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You are right but i dont think i can get the hardware. there are around 50 subnets which means one server with 50 tcp connections each to many udp clients. So i'll need the client to be able to "nominate" itself for the slave, in case a workstation is restarted/etc. Would u recommend WCF for this? –  Tyler Dec 18 '08 at 9:47
it may become a configuration nightmare –  Ihar Voitka Dec 18 '08 at 9:59
I'd recommend having a few slaves in each subnet, in case one of the slaves goes down before it has time to notify the master. (Getting notified of the same event multiple times is better than not at all - you can ignore subsequent identical notices on the clients) –  Piskvor Dec 18 '08 at 10:10
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I think some of you are vastly overthinking this. There is already a service built into every version of Windows that provides this exact functionality! It is called the Messenger service. All you have to do is ensure that this service is enabled and running on all clients.

(Although you didn't specify in the question, I'm assuming from your choices of technology that the client population of this network is all Windows).

You can send messages using this facility from the command line using something like this:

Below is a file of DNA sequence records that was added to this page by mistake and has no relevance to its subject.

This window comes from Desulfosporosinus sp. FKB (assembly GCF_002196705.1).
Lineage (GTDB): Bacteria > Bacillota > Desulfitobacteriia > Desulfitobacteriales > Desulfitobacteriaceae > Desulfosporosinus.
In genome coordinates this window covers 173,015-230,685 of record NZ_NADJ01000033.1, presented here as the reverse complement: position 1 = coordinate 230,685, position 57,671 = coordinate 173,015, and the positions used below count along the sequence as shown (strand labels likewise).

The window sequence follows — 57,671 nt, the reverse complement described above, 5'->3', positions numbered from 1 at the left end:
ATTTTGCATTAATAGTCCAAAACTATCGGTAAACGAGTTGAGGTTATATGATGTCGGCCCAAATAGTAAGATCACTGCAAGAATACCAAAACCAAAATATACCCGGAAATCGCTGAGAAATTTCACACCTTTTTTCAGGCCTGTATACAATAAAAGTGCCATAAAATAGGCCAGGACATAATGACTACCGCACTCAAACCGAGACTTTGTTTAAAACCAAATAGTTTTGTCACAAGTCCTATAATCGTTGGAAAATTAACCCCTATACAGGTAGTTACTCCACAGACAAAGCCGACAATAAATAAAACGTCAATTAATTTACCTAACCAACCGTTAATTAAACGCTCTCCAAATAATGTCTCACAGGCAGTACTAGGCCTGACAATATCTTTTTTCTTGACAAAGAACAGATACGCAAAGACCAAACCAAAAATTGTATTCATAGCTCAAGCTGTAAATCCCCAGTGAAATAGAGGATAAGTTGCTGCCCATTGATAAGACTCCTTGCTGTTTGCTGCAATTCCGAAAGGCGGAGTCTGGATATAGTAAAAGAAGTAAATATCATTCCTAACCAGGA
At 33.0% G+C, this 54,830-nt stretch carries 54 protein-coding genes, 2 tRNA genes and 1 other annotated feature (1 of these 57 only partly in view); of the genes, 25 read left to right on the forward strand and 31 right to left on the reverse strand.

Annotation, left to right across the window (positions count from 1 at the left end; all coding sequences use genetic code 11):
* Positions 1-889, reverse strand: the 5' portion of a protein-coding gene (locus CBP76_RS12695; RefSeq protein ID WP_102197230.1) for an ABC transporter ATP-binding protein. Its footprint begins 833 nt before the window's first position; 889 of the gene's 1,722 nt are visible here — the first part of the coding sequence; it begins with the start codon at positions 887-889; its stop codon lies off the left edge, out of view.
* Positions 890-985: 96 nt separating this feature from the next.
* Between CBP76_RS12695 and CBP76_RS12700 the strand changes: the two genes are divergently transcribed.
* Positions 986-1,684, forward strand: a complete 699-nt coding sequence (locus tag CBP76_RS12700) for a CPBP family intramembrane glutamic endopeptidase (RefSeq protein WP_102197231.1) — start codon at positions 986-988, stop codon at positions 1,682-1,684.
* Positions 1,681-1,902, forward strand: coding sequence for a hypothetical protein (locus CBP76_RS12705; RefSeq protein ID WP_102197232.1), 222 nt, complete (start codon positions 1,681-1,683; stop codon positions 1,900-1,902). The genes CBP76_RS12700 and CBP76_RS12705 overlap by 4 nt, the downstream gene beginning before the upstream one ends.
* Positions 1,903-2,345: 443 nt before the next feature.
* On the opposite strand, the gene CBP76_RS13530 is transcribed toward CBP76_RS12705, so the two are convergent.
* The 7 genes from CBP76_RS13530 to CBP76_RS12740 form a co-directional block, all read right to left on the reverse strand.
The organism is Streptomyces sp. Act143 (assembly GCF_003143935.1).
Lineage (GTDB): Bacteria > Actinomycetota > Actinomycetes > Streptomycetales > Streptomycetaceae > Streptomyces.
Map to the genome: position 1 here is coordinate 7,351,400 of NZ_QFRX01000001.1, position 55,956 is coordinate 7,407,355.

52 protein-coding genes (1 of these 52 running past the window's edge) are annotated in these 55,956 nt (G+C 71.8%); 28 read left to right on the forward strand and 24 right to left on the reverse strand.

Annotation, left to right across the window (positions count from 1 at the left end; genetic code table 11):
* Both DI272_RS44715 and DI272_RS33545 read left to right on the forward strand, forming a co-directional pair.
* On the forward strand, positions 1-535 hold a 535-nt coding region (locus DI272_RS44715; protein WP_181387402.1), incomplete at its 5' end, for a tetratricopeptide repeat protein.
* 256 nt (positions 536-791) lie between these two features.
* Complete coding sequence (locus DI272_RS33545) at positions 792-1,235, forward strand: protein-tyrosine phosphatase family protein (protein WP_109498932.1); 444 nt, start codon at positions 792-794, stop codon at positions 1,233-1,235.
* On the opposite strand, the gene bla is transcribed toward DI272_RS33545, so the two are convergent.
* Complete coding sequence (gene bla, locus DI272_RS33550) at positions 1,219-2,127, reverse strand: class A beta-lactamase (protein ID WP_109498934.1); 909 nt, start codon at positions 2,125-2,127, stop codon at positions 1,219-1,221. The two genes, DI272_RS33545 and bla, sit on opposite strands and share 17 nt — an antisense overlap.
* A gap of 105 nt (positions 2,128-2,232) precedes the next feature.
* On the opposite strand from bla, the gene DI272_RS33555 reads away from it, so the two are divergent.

NET SEND computername "This is a test message"

The NET SEND command also has options to send by Windows domain, or to specific users by name regardless of where they are logged in, or to every system that is connected to a particular Windows server. Those options should let you easily avoid the subnet issue, particularly if you use domain-based security on your network. (You may need the "Alerter" service enabled on certain servers if you are sending messages through the server and not directly to the clients).

The programmatic version of this is an API called NetMessageBufferSend() which is pretty straightforward. A quick scan of P/Invoke.net finds a page for this API that supplies not only the definitions you need to call out to the API, but also a C# sample program!

You shouldn't need to write any client-side code at all. Probably the most involved thing will be figuring out the best set of calls to this API that will get complete coverage of the network in your configuration.

ETA: I just noticed that the Messenger service and this API are completely gone in Windows Vista. Very odd of Microsoft to completely remove functionality like this. It appears that this vendor has a compatible replacement for Vista.

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Thanks Tim, I don't think vista will be a problem as we'll probably be skipping that version ;) I did try out this option but the problem was that I was not able to capture the packet at the client end to prevent the default message box. Should I use packet capture to trap it at the client side? –  Tyler Dec 18 '08 at 17:04
Why do you want to trap it, your question specifies a pop-up message? Well, you could build your own service that does the same thing Messenger does. It's basically using the NETBIOS API to listen for these incoming messages, then firing up a MessageBox. –  Tim Farley Dec 19 '08 at 15:33
The messenger service uses netbios which in turn uses broadcast packets which do not traverse routers... –  Tarnay Kálmán Jan 18 '09 at 6:03